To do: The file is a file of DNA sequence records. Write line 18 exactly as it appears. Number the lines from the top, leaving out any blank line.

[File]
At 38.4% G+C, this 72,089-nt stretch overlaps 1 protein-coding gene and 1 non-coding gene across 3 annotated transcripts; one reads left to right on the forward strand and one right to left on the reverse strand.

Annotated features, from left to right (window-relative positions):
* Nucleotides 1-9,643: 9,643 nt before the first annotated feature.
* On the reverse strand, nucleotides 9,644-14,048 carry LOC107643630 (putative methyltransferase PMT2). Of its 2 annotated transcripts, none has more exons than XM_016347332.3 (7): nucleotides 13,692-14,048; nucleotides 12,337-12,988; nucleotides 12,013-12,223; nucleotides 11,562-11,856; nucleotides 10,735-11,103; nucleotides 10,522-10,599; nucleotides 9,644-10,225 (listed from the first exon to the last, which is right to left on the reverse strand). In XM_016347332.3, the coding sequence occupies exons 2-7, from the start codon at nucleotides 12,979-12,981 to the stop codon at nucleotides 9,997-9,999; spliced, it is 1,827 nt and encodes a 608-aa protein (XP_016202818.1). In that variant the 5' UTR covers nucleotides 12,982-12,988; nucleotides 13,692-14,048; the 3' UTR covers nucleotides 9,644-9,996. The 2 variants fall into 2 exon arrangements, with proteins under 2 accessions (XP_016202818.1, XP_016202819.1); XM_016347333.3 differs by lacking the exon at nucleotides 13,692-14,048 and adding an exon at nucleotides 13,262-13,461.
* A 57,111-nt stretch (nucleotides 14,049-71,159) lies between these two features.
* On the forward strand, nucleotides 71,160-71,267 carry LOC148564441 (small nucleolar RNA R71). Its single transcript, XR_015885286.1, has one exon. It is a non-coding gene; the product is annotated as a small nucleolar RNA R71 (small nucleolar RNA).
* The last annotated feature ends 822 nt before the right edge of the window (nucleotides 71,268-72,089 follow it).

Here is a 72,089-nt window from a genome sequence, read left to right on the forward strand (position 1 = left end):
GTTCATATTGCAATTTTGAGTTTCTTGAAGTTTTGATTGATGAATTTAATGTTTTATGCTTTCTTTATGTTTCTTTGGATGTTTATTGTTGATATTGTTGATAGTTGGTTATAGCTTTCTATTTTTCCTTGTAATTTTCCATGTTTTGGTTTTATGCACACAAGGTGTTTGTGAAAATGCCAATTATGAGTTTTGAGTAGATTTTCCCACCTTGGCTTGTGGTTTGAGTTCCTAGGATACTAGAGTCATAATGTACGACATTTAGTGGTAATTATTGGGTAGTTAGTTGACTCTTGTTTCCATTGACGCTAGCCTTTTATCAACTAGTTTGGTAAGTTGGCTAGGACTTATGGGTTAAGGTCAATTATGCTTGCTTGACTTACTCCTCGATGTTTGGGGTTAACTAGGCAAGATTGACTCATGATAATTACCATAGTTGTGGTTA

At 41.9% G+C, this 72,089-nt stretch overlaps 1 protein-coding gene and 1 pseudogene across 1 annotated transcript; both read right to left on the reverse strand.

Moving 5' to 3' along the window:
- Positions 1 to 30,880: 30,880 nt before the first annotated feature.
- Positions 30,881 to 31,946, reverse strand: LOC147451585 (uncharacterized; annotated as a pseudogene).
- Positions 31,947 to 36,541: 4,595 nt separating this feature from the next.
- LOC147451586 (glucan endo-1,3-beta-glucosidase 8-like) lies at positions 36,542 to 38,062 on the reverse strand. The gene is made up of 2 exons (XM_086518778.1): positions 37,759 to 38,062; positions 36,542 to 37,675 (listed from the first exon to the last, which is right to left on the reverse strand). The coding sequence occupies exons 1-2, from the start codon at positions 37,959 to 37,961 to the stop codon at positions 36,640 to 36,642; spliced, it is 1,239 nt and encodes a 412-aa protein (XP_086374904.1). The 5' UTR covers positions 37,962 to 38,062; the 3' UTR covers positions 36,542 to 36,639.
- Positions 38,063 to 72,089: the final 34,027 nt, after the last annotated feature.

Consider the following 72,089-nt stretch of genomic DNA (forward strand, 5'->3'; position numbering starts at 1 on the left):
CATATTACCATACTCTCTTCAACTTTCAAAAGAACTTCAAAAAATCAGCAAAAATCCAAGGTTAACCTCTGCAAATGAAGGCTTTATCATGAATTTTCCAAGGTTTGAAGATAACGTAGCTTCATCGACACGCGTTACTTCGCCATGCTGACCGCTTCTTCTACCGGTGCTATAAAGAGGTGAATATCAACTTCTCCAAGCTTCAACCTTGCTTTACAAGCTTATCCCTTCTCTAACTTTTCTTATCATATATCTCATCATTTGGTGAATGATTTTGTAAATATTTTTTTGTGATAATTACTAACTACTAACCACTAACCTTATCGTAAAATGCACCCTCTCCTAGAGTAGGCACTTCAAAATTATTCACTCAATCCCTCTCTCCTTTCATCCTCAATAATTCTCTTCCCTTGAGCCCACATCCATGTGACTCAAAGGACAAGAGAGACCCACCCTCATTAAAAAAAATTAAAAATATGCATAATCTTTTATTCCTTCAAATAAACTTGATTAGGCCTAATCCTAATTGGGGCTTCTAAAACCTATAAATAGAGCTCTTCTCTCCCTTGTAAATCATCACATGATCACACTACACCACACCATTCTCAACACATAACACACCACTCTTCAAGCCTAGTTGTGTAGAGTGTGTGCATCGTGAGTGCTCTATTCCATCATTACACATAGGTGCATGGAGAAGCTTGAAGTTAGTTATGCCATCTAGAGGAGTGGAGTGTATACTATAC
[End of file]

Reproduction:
CATATTACCATACTCTCTTCAACTTTCAAAAGAACTTCAAAAAATCAGCAAAAATCCAAGGTTAACCTCTGCAAATGAAGGCTTTATCATGAATTTTCCAAGGTTTGAAGATAACGTAGCTTCATCGACACGCGTTACTTCGCCATGCTGACCGCTTCTTCTACCGGTGCTATAAAGAGGTGAATATCAACTTCTCCAAGCTTCAACCTTGCTTTACAAGCTTATCCCTTCTCTAACTTTTCTTATCATATATCTCATCATTTGGTGAATGATTTTGTAAATATTTTTTTGTGATAATTACTAACTACTAACCACTAACCTTATCGTAAAATGCACCCTCTCCTAGAGTAGGCACTTCAAAATTATTCACTCAATCCCTCTCTCCTTTCATCCTCAATAATTCTCTTCCCTTGAGCCCACATCCATGTGACTCAAAGGACAAGAGAGACCCACCCTCATTAAAAAAAATTAAAAATATGCATAATCTTTTATTCCTTCAAATAAACTTGATTAGGCCTAATCCTAATTGGGGCTTCTAAAACCTATAAATAGAGCTCTTCTCTCCCTTGTAAATCATCACATGATCACACTACACCACACCATTCTCAACACATAACACACCACTCTTCAAGCCTAGTTGTGTAGAGTGTGTGCATCGTGAGTGCTCTATTCCATCATTACACATAGGTGCATGGAGAAGCTTGAAGTTAGTTATGCCATCTAGAGGAGTGGAGTGTATACTATAC